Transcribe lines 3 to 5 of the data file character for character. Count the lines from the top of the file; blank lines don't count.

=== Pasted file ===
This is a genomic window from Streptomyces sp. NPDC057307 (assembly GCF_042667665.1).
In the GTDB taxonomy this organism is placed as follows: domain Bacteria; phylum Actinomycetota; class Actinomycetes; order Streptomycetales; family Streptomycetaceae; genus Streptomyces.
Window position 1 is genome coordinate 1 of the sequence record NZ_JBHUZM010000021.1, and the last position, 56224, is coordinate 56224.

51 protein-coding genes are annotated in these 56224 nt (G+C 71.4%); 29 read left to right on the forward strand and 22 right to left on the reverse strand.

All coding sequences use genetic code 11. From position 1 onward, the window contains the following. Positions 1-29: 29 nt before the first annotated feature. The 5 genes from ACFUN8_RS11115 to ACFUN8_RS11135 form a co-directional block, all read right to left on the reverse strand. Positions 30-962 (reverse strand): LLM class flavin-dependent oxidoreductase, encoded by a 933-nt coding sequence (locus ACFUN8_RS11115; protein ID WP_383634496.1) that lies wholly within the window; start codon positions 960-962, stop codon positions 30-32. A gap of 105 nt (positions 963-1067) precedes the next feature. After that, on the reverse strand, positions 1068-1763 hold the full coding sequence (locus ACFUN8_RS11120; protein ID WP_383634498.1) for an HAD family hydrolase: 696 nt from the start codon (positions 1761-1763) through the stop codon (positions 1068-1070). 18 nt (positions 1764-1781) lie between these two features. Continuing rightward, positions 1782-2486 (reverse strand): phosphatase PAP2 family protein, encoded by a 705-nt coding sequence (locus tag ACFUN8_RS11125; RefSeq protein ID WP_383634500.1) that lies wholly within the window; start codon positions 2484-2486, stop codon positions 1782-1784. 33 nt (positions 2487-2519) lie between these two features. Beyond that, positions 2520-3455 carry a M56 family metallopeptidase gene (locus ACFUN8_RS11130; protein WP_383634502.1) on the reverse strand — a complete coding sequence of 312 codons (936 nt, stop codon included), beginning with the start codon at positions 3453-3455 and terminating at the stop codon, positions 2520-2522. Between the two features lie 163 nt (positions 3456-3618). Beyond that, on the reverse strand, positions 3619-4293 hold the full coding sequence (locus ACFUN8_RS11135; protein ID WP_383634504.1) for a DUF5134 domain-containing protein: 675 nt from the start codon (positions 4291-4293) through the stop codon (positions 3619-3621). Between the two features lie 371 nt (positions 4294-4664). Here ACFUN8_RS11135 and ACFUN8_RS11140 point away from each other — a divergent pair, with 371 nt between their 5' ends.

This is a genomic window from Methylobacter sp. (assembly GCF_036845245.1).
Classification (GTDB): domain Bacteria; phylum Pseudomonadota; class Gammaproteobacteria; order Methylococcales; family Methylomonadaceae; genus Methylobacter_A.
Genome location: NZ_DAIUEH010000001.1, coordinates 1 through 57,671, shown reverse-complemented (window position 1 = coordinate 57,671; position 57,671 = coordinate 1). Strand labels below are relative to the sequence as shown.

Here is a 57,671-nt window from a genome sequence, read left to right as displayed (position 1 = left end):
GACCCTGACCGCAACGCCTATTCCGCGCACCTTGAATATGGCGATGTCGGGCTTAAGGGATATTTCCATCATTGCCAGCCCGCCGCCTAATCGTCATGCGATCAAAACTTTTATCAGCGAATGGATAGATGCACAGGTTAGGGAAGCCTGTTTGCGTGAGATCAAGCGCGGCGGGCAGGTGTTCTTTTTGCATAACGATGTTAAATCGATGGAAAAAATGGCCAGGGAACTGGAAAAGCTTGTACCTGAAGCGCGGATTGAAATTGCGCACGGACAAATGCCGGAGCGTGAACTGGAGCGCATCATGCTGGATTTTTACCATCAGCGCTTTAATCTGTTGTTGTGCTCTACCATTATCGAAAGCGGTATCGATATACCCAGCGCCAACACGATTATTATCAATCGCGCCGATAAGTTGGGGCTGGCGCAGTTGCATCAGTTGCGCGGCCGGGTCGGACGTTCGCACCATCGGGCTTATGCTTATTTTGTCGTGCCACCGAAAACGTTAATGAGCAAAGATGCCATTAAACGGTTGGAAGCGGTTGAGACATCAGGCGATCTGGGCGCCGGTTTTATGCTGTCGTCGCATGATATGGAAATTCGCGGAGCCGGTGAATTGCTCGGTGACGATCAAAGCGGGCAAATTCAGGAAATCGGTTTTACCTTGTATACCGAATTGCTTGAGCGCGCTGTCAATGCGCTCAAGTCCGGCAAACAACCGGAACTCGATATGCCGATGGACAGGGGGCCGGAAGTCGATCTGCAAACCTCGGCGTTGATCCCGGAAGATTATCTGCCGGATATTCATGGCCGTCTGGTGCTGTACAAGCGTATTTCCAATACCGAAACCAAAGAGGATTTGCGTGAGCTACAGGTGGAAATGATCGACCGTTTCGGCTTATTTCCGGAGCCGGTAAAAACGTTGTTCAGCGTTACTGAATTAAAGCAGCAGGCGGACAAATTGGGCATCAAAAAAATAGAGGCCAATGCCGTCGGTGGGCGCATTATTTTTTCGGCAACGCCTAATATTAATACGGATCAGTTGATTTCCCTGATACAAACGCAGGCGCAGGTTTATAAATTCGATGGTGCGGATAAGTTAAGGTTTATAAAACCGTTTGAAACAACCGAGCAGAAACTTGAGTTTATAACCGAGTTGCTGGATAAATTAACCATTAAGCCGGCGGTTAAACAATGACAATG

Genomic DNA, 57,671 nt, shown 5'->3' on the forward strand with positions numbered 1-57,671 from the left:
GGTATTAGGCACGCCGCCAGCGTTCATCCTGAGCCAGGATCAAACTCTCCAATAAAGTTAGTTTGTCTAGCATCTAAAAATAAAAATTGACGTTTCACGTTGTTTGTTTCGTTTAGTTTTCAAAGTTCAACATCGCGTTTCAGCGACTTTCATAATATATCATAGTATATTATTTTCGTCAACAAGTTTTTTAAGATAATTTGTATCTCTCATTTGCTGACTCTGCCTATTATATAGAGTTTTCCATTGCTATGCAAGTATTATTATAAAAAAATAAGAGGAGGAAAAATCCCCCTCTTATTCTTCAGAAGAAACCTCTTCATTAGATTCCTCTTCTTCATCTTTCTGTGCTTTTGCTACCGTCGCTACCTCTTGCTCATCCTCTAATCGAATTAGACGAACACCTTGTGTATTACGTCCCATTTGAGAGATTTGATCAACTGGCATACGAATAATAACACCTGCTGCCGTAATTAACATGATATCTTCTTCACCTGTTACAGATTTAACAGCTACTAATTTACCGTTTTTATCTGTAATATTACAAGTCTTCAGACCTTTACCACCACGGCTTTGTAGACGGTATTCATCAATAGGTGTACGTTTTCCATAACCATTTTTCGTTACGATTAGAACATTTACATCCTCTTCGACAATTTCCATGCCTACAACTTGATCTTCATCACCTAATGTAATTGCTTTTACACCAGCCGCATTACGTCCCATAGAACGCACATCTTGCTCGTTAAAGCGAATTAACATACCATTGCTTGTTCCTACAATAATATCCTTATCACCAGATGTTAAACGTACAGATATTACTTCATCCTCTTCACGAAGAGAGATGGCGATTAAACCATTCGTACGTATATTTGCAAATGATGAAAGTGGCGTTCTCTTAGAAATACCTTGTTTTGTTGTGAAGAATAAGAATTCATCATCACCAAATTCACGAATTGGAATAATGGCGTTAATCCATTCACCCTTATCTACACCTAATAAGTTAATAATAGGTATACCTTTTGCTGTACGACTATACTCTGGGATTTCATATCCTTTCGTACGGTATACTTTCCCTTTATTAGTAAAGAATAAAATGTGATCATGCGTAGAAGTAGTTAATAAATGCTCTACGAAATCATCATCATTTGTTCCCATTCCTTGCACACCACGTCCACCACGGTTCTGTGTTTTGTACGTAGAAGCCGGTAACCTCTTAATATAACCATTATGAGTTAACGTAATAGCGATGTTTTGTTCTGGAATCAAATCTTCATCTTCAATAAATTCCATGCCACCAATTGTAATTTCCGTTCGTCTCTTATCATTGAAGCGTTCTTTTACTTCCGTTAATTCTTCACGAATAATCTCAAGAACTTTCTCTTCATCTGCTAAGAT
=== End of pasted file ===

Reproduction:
Window position 1 is genome coordinate 1 of the sequence record NZ_JBHUZM010000021.1, and the last position, 56224, is coordinate 56224.

51 protein-coding genes are annotated in these 56224 nt (G+C 71.4%); 29 read left to right on the forward strand and 22 right to left on the reverse strand.

All coding sequences use genetic code 11. From position 1 onward, the window contains the following. Positions 1-29: 29 nt before the first annotated feature. The 5 genes from ACFUN8_RS11115 to ACFUN8_RS11135 form a co-directional block, all read right to left on the reverse strand. Positions 30-962 (reverse strand): LLM class flavin-dependent oxidoreductase, encoded by a 933-nt coding sequence (locus ACFUN8_RS11115; protein ID WP_383634496.1) that lies wholly within the window; start codon positions 960-962, stop codon positions 30-32. A gap of 105 nt (positions 963-1067) precedes the next feature. After that, on the reverse strand, positions 1068-1763 hold the full coding sequence (locus ACFUN8_RS11120; protein ID WP_383634498.1) for an HAD family hydrolase: 696 nt from the start codon (positions 1761-1763) through the stop codon (positions 1068-1070). 18 nt (positions 1764-1781) lie between these two features. Continuing rightward, positions 1782-2486 (reverse strand): phosphatase PAP2 family protein, encoded by a 705-nt coding sequence (locus tag ACFUN8_RS11125; RefSeq protein ID WP_383634500.1) that lies wholly within the window; start codon positions 2484-2486, stop codon positions 1782-1784. 33 nt (positions 2487-2519) lie between these two features. Beyond that, positions 2520-3455 carry a M56 family metallopeptidase gene (locus ACFUN8_RS11130; protein WP_383634502.1) on the reverse strand — a complete coding sequence of 312 codons (936 nt, stop codon included), beginning with the start codon at positions 3453-3455 and terminating at the stop codon, positions 2520-2522. Between the two features lie 163 nt (positions 3456-3618). Beyond that, on the reverse strand, positions 3619-4293 hold the full coding sequence (locus ACFUN8_RS11135; protein ID WP_383634504.1) for a DUF5134 domain-containing protein: 675 nt from the start codon (positions 4291-4293) through the stop codon (positions 3619-3621). Between the two features lie 371 nt (positions 4294-4664). Here ACFUN8_RS11135 and ACFUN8_RS11140 point away from each other — a divergent pair, with 371 nt between their 5' ends.